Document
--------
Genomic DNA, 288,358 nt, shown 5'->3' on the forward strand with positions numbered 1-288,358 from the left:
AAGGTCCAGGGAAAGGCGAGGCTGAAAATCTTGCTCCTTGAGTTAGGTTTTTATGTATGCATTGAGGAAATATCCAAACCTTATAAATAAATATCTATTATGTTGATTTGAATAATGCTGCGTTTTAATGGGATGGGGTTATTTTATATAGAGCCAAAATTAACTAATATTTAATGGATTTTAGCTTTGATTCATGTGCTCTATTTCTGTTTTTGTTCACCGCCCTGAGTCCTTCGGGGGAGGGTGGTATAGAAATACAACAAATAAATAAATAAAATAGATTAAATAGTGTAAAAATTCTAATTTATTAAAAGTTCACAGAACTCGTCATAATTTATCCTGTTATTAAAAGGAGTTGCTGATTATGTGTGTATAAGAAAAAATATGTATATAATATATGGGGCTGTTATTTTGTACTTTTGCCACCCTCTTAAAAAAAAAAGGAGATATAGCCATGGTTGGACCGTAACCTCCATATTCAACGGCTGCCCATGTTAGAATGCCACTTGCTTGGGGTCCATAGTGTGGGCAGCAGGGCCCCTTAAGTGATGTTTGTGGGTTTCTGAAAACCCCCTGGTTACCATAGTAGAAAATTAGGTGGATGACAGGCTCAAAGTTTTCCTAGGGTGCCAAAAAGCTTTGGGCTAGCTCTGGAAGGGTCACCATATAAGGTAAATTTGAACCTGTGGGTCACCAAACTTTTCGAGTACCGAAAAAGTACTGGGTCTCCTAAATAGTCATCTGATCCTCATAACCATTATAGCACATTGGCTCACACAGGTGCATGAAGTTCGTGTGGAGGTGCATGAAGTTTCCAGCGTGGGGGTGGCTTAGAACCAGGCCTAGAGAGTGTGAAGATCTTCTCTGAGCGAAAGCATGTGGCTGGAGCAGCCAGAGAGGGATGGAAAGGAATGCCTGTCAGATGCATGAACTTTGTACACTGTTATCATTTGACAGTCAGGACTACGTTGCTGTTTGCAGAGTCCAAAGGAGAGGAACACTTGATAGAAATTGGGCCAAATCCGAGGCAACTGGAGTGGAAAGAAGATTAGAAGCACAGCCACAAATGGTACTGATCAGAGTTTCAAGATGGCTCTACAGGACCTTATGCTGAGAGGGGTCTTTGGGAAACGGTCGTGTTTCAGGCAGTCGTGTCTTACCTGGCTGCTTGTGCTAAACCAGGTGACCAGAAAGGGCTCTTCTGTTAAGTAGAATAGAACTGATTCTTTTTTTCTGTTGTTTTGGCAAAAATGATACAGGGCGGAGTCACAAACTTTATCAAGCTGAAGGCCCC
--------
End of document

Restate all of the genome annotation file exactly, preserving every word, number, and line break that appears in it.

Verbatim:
Genomic DNA, 288,358 nt, shown 5'->3' on the forward strand with positions numbered 1-288,358 from the left:
AAGGTCCAGGGAAAGGCGAGGCTGAAAATCTTGCTCCTTGAGTTAGGTTTTTATGTATGCATTGAGGAAATATCCAAACCTTATAAATAAATATCTATTATGTTGATTTGAATAATGCTGCGTTTTAATGGGATGGGGTTATTTTATATAGAGCCAAAATTAACTAATATTTAATGGATTTTAGCTTTGATTCATGTGCTCTATTTCTGTTTTTGTTCACCGCCCTGAGTCCTTCGGGGGAGGGTGGTATAGAAATACAACAAATAAATAAATAAAATAGATTAAATAGTGTAAAAATTCTAATTTATTAAAAGTTCACAGAACTCGTCATAATTTATCCTGTTATTAAAAGGAGTTGCTGATTATGTGTGTATAAGAAAAAATATGTATATAATATATGGGGCTGTTATTTTGTACTTTTGCCACCCTCTTAAAAAAAAAAGGAGATATAGCCATGGTTGGACCGTAACCTCCATATTCAACGGCTGCCCATGTTAGAATGCCACTTGCTTGGGGTCCATAGTGTGGGCAGCAGGGCCCCTTAAGTGATGTTTGTGGGTTTCTGAAAACCCCCTGGTTACCATAGTAGAAAATTAGGTGGATGACAGGCTCAAAGTTTTCCTAGGGTGCCAAAAAGCTTTGGGCTAGCTCTGGAAGGGTCACCATATAAGGTAAATTTGAACCTGTGGGTCACCAAACTTTTCGAGTACCGAAAAAGTACTGGGTCTCCTAAATAGTCATCTGATCCTCATAACCATTATAGCACATTGGCTCACACAGGTGCATGAAGTTCGTGTGGAGGTGCATGAAGTTTCCAGCGTGGGGGTGGCTTAGAACCAGGCCTAGAGAGTGTGAAGATCTTCTCTGAGCGAAAGCATGTGGCTGGAGCAGCCAGAGAGGGATGGAAAGGAATGCCTGTCAGATGCATGAACTTTGTACACTGTTATCATTTGACAGTCAGGACTACGTTGCTGTTTGCAGAGTCCAAAGGAGAGGAACACTTGATAGAAATTGGGCCAAATCCGAGGCAACTGGAGTGGAAAGAAGATTAGAAGCACAGCCACAAATGGTACTGATCAGAGTTTCAAGATGGCTCTACAGGACCTTATGCTGAGAGGGGTCTTTGGGAAACGGTCGTGTTTCAGGCAGTCGTGTCTTACCTGGCTGCTTGTGCTAAACCAGGTGACCAGAAAGGGCTCTTCTGTTAAGTAGAATAGAACTGATTCTTTTTTTCTGTTGTTTTGGCAAAAATGATACAGGGCGGAGTCACAAACTTTATCAAGCTGAAGGCCCC